I know, I know; I can hear the concerns being voiced now about Mike Matheny playing Moss too much. “But Moss is one of Mike’s Guys,” the argument goes, “look at how he just kept putting him out there day after day even when he was 4 for his last 100.” And I get that. But, this year, looking at what the Cardinals have, I don’t see that as nearly so much of a problem. Of the three positions Moss can play, all would seem to have entrenched starters. Mike Matheny on the third day of an absinthe bender isn’t going to play Brandon Moss over Matt Carpenter, and Piscotty has seemingly established himself to nearly the same degree. I suppose I could see Randal struggling out of the gate and getting shuffled off to the bench, but if Randal Grichuk playing less than might be ideal is your biggest problem, well....
Now, would a move like this really move the needle in a huge way? No, probably not. Brandon Moss is not the difference between an 85 win club and one that pulls 92 and the first wild card spot. But Brandon Moss as a power bat off the bench could be the difference between 90 wins and the second wild card and 92 and hosting. And where the Cardinals are on the win curve, every last shred of value they can pull from any source is incredibly valuable. They have the payroll space to add a minor contract like this, particularly considering how short the commitment would be, and the return could be significant.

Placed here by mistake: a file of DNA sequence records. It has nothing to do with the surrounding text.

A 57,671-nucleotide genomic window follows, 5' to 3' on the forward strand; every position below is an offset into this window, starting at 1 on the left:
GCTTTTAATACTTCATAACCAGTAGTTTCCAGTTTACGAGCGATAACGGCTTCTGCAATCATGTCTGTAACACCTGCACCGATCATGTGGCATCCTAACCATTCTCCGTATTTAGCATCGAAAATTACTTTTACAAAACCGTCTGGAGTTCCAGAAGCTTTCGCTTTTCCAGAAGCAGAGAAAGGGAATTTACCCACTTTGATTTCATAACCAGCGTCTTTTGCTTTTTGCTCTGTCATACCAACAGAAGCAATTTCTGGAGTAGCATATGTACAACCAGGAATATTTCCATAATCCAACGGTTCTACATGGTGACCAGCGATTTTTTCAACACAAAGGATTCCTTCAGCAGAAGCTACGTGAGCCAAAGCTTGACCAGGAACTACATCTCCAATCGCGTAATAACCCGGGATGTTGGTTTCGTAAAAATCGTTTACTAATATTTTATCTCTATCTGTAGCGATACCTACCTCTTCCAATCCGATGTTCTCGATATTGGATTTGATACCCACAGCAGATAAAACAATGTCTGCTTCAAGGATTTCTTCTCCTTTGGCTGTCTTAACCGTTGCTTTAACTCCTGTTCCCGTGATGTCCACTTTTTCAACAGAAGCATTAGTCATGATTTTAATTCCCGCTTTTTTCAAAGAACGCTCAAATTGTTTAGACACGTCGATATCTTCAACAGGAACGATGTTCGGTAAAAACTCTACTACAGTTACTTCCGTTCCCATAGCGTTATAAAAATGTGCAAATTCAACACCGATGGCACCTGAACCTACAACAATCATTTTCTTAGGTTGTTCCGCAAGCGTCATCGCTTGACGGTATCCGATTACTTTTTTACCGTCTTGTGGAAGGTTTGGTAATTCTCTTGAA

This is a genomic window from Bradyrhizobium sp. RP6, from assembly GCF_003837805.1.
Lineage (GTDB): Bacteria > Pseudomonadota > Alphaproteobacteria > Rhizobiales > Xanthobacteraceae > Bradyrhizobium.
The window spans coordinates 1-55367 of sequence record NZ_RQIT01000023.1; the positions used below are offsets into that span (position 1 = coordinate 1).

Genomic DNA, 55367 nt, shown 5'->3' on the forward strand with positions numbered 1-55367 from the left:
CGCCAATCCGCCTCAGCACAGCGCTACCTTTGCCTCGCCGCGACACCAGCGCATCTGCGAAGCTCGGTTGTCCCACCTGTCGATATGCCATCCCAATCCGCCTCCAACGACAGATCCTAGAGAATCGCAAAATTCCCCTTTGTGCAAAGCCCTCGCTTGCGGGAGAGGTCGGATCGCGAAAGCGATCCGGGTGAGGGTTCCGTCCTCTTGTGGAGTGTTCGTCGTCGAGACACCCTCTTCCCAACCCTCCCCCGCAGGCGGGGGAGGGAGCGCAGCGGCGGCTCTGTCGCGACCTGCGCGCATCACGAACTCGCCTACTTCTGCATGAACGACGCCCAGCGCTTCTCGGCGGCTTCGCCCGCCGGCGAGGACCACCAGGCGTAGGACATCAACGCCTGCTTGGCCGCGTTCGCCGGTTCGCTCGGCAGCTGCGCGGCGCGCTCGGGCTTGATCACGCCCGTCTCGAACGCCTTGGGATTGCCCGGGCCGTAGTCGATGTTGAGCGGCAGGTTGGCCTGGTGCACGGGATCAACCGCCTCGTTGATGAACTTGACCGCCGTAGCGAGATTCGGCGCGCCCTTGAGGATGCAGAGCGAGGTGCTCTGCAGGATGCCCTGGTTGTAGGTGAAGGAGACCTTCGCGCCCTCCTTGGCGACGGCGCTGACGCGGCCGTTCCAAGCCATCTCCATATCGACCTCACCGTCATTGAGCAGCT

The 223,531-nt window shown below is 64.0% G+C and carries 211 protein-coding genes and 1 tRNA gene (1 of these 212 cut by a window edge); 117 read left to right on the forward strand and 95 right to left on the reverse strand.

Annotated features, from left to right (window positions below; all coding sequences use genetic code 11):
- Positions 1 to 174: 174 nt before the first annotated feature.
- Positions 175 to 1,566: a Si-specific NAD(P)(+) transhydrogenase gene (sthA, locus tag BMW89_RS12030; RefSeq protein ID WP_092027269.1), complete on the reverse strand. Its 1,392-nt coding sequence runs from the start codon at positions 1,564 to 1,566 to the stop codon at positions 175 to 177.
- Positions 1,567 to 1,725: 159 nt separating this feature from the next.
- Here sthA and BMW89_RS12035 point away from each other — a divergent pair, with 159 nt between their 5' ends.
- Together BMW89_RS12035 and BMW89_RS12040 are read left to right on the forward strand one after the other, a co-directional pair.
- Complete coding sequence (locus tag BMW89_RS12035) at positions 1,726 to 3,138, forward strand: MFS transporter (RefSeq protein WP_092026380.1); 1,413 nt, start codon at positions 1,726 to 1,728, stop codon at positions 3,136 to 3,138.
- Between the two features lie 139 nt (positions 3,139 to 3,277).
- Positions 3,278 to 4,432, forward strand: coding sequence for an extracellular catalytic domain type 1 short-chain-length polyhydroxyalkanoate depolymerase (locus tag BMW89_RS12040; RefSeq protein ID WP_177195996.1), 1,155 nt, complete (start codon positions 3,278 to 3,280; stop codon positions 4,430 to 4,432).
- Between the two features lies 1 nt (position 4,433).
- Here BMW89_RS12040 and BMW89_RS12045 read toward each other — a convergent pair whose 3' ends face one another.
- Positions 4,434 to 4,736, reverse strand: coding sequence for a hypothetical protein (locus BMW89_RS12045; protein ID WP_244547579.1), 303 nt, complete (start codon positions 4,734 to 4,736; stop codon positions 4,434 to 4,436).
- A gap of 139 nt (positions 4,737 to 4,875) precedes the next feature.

If not Moss, then your only real lefthanded thunder off the bench is Matt Adams, and while you may like Adams as a pinch hitter, he’s also limited to first base. I suppose you could try to teach him to play the outfield, but that doesn’t seem like a great idea to me. So you’re currently looking at Matt Adams, professional pinch hitter and once a week starting first baseman. That, my friends, is what you could call a waste of a roster spot.
I could understand someone potentially not wanting to bring Moss back after seeing how poorly he played in August and September this year, when he sported a .639 OPS. Or someone feeling like that’s just rolling the same team out as last year and expecting different results. Both are at least somewhat valid points. But really, and this is my argument here: who is a better fit for this roster as currently constructed? And if not Moss, then you really are rolling with Jose Martinez as your potential fifth outfielder. Which, hey, if you’re fine with that, great. I think there’s an opportunity here to make an upgrade at the edges, though, and considering the position the Cardinals will likely be in this coming season, it could be very, very important to grab all the marginal wins they can.